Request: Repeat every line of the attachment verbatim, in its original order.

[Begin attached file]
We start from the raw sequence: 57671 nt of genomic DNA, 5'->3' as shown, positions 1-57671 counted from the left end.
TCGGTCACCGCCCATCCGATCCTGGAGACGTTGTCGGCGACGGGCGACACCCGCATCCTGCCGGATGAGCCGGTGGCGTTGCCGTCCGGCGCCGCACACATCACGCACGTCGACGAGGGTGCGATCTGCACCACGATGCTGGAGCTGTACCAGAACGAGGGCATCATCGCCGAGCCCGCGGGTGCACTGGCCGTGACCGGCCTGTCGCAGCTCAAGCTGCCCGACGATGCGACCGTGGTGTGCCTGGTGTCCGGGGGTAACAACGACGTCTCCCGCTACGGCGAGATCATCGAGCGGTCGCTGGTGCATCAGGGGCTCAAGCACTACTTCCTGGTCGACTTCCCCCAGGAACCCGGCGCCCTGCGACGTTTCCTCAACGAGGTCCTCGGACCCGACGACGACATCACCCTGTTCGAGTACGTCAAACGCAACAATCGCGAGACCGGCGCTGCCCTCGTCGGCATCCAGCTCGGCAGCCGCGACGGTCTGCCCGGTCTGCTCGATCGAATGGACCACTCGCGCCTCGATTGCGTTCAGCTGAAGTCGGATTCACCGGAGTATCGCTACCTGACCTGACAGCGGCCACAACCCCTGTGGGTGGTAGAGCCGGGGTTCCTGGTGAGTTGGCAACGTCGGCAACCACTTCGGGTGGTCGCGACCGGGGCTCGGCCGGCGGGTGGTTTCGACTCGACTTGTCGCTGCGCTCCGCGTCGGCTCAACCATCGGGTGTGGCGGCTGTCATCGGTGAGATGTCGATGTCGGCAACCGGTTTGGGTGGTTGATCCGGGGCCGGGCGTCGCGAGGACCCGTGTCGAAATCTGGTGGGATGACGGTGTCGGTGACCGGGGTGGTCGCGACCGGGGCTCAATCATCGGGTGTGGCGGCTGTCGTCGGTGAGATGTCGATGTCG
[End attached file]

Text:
We start from the raw sequence: 57671 nt of genomic DNA, 5'->3' as shown, positions 1-57671 counted from the left end.
TCGGTCACCGCCCATCCGATCCTGGAGACGTTGTCGGCGACGGGCGACACCCGCATCCTGCCGGATGAGCCGGTGGCGTTGCCGTCCGGCGCCGCACACATCACGCACGTCGACGAGGGTGCGATCTGCACCACGATGCTGGAGCTGTACCAGAACGAGGGCATCATCGCCGAGCCCGCGGGTGCACTGGCCGTGACCGGCCTGTCGCAGCTCAAGCTGCCCGACGATGCGACCGTGGTGTGCCTGGTGTCCGGGGGTAACAACGACGTCTCCCGCTACGGCGAGATCATCGAGCGGTCGCTGGTGCATCAGGGGCTCAAGCACTACTTCCTGGTCGACTTCCCCCAGGAACCCGGCGCCCTGCGACGTTTCCTCAACGAGGTCCTCGGACCCGACGACGACATCACCCTGTTCGAGTACGTCAAACGCAACAATCGCGAGACCGGCGCTGCCCTCGTCGGCATCCAGCTCGGCAGCCGCGACGGTCTGCCCGGTCTGCTCGATCGAATGGACCACTCGCGCCTCGATTGCGTTCAGCTGAAGTCGGATTCACCGGAGTATCGCTACCTGACCTGACAGCGGCCACAACCCCTGTGGGTGGTAGAGCCGGGGTTCCTGGTGAGTTGGCAACGTCGGCAACCACTTCGGGTGGTCGCGACCGGGGCTCGGCCGGCGGGTGGTTTCGACTCGACTTGTCGCTGCGCTCCGCGTCGGCTCAACCATCGGGTGTGGCGGCTGTCATCGGTGAGATGTCGATGTCGGCAACCGGTTTGGGTGGTTGATCCGGGGCCGGGCGTCGCGAGGACCCGTGTCGAAATCTGGTGGGATGACGGTGTCGGTGACCGGGGTGGTCGCGACCGGGGCTCAATCATCGGGTGTGGCGGCTGTCGTCGGTGAGATGTCGATGTCG